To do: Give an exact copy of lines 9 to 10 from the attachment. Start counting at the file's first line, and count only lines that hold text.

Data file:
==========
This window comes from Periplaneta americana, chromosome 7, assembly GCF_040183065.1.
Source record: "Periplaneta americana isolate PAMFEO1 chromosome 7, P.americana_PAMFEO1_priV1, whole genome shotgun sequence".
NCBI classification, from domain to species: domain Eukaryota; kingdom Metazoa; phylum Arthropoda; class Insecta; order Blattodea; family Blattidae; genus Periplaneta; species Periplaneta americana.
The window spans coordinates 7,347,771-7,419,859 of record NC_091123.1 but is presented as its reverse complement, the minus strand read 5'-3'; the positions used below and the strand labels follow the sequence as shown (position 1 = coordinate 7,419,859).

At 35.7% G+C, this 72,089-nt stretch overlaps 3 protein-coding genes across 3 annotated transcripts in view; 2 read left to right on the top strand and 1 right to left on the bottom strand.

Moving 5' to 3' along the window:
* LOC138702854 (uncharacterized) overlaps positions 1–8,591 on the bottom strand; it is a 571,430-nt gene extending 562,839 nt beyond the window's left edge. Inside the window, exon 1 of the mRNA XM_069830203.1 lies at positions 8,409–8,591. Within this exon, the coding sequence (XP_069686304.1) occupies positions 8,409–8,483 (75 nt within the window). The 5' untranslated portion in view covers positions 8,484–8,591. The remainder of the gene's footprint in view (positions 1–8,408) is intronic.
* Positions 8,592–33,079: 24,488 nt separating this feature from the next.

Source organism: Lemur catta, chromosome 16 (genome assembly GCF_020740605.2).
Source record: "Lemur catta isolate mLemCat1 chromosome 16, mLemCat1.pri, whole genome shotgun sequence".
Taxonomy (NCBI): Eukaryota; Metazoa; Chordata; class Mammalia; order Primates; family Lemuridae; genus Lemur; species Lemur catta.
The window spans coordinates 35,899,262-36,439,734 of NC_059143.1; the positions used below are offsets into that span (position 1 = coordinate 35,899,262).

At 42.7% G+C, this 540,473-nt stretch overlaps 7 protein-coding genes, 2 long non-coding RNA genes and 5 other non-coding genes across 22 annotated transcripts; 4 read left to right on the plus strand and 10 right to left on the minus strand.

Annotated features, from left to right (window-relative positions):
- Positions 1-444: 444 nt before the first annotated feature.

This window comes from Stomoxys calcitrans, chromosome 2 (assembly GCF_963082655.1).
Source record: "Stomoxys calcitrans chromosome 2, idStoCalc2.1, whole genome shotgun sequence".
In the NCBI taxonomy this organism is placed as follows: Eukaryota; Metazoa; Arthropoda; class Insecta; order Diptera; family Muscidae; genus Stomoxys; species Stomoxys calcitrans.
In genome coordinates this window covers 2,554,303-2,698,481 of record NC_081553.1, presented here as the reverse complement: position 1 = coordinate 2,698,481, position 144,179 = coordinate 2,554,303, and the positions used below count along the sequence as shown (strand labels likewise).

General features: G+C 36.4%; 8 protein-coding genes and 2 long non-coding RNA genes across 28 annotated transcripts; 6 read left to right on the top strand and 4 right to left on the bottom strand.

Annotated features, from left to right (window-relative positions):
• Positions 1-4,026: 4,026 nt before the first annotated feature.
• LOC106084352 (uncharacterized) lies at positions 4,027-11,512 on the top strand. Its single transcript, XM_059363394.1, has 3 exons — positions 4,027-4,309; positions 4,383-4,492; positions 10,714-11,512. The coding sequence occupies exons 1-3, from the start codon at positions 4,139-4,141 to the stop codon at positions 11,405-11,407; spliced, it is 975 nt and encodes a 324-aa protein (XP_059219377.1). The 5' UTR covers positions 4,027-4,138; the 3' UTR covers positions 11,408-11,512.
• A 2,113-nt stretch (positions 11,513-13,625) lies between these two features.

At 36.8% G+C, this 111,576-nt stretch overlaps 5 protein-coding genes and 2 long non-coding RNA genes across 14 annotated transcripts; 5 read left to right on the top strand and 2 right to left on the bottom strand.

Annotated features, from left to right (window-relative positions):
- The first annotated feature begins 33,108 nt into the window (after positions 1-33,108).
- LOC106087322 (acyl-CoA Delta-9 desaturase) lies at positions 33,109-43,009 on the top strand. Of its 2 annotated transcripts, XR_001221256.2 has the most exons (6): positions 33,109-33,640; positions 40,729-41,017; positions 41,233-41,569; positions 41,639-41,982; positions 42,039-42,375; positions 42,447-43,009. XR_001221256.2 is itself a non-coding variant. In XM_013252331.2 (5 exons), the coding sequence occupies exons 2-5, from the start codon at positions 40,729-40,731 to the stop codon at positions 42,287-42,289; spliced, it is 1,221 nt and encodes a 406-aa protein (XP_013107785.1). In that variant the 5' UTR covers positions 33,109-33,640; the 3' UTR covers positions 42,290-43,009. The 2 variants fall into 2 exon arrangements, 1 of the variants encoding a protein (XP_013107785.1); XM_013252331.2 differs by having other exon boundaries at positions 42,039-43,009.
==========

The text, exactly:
Source organism: Lemur catta, chromosome 16 (genome assembly GCF_020740605.2).
Source record: "Lemur catta isolate mLemCat1 chromosome 16, mLemCat1.pri, whole genome shotgun sequence".